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Product Details

  • Series: Basic Civitas Book
  • Paperback: 624 pages
  • Publisher: Basic Civitas Books; New Ed Edition edition (August 14, 2000)
  • Language: English
  • ISBN-10: 0465091105
  • ISBN-13: 978-0465091102
  • Product Dimensions: 6.6 x 1.6 x 8.6 inches
  • Shipping Weight: 1.6 pounds (View shipping rates and policies)
  • Average Customer Review: 4.2 out of 5 stars  See all reviews (41 customer reviews)
  • Amazon Best Sellers Rank: #321,255 in Books (See Top 100 in Books)

Customer Reviews

Top Customer Reviews

Format: Paperback
Those interested in the leading black intellectual in America should pick up either "Race Matters," or for a few extra clams, this tome, which collects West's musings on all kinds of topics from politics to religion to the arts. If you're not used to West's style, his verbosity and habitual name-dropping may irritate you. But if you can endure some of his excesses, this book will give you the definitive look at a rare breed of thinker -- one that I only describe as a "jazz intellectual," or an intellectual with "soul." And for you "colorblind" advocates, NO, that's not necessarily a "black" thing, but sure, "black" can have something to do with it.
I especially enjoyed West's riffs on Christianity. While I ultimately don't share his views ("Chekhovian Christian" is how he describes it), I must say that West gives me as much insight on how to live as a Christian in this world as any "true-believer" out there.
Finally, a note re the negative reviews: Humans are self-contradicting folk, and West is the quintessential example: a Christian that espouses Marx, Chekhov, and Beckett; an intellectual that digs soul music; let's be straight -- a black in "the academy." But those that don't see the contradictions in their own existences need to smell some coffee, or move out of Kansas. So, unlike the unhappy campers below, I don't see West's philosophy as meaningless and frustrating, but authentic and empowering. In short, West "keeps it real." That's the only kind of "intellectual" that matters to me; the rest can stay on the bookshelf, gathering dust.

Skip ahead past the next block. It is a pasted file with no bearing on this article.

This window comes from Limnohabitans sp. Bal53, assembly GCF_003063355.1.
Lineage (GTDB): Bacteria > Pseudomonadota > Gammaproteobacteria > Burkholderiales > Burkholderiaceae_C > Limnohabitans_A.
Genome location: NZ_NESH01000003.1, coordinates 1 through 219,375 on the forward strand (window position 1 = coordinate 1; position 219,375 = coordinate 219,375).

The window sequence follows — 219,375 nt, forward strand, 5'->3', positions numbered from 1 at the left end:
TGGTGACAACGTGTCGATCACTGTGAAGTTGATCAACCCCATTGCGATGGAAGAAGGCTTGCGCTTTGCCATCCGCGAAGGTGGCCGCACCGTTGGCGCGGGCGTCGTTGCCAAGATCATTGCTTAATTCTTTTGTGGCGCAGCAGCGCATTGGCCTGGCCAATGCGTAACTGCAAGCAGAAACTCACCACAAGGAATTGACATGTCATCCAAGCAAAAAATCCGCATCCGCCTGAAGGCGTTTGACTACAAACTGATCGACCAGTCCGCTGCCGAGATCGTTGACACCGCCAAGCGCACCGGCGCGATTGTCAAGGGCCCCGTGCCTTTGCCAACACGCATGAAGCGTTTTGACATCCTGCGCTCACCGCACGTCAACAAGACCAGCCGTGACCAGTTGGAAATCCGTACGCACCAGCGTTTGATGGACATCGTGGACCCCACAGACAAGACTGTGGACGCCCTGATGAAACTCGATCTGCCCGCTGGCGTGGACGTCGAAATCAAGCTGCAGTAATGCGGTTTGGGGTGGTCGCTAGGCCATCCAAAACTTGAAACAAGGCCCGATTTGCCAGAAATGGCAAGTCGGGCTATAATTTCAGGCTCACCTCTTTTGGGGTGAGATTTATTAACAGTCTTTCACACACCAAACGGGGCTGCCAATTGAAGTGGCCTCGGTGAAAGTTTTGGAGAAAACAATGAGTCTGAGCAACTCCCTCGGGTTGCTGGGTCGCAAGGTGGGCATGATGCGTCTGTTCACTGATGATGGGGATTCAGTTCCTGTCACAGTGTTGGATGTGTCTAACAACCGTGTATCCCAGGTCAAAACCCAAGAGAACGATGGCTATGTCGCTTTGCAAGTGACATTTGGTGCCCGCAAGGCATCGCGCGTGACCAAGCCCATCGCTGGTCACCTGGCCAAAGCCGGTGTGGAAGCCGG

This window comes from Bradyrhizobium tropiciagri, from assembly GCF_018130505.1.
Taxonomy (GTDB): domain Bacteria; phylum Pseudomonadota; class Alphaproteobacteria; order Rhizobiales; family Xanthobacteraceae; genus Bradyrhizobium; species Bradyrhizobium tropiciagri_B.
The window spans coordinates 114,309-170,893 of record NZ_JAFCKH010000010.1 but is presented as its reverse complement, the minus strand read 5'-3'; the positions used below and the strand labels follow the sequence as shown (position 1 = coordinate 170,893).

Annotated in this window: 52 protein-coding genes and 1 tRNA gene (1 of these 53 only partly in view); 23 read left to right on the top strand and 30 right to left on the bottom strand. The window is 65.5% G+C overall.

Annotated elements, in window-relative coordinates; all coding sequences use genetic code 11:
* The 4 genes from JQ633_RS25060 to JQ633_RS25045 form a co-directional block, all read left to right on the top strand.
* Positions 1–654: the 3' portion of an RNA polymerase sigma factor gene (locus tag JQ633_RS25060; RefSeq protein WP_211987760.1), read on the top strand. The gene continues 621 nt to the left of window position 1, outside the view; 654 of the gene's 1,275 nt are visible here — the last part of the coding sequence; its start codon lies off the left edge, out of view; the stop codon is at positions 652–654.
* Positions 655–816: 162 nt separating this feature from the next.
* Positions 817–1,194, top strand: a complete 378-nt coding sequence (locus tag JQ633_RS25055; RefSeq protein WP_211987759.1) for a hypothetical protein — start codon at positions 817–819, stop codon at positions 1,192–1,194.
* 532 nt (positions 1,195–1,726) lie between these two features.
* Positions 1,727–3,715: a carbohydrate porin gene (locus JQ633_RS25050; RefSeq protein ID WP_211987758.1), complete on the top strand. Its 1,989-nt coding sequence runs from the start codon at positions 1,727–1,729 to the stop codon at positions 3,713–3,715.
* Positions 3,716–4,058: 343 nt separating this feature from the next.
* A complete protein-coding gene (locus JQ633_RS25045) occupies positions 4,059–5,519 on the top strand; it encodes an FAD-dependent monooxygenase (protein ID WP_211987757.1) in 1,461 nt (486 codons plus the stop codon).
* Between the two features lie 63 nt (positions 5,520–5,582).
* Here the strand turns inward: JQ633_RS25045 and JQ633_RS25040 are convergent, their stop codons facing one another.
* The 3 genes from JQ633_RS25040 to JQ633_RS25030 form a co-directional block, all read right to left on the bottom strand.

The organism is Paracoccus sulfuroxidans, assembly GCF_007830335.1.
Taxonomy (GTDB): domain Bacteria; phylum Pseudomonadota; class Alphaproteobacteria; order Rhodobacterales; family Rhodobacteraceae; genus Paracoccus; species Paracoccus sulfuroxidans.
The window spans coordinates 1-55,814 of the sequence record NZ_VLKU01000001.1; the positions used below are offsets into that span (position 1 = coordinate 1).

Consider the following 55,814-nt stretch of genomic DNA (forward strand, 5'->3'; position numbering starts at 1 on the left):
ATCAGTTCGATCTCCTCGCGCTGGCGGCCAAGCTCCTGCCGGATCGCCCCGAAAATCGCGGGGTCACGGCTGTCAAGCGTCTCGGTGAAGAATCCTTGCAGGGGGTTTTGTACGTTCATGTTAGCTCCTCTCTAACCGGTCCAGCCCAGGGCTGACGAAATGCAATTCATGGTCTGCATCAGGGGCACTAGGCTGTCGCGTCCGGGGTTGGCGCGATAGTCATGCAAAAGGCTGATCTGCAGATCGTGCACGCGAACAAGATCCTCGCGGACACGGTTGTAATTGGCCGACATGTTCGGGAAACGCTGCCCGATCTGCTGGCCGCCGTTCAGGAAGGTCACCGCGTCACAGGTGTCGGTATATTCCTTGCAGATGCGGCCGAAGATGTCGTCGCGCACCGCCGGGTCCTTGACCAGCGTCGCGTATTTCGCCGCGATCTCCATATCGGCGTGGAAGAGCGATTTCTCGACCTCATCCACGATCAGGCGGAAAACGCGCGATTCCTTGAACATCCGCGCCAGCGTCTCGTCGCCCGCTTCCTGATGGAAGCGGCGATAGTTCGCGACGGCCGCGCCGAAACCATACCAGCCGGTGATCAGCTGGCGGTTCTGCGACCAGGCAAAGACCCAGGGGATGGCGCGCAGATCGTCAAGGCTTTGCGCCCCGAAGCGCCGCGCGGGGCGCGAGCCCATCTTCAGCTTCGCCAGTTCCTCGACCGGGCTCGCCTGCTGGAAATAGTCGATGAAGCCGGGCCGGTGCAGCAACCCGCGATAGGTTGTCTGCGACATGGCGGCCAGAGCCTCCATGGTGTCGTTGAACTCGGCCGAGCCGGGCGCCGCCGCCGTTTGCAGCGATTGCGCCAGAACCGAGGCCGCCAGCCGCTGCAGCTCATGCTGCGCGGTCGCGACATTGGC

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By A Customer on October 24, 1999
Format: Hardcover
I bought this collection of Cornel West's writings without knowing what to expect. In fact, it is an amazing compending of his best writings over the years. The best parts of the collection are the introductions that West writes to each of the pieces. He tells us the intellectual influences behind each piece, as well as how they represent his reaction to a particular time and a particular intellectual climate. It's a pity more public intellectuals don't take the time to do a work like this. I can't recommend it enough.
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Format: Paperback
As an avowed atheist, I don't care for much of the content at work in West's treatment's of various cultural phenomena. I disagree with him on most of his more important ideas. And he isn't as critical of urban black culture as he should be (I think, and therein lies my own bias), given his own Chehkovian-Christian foundation...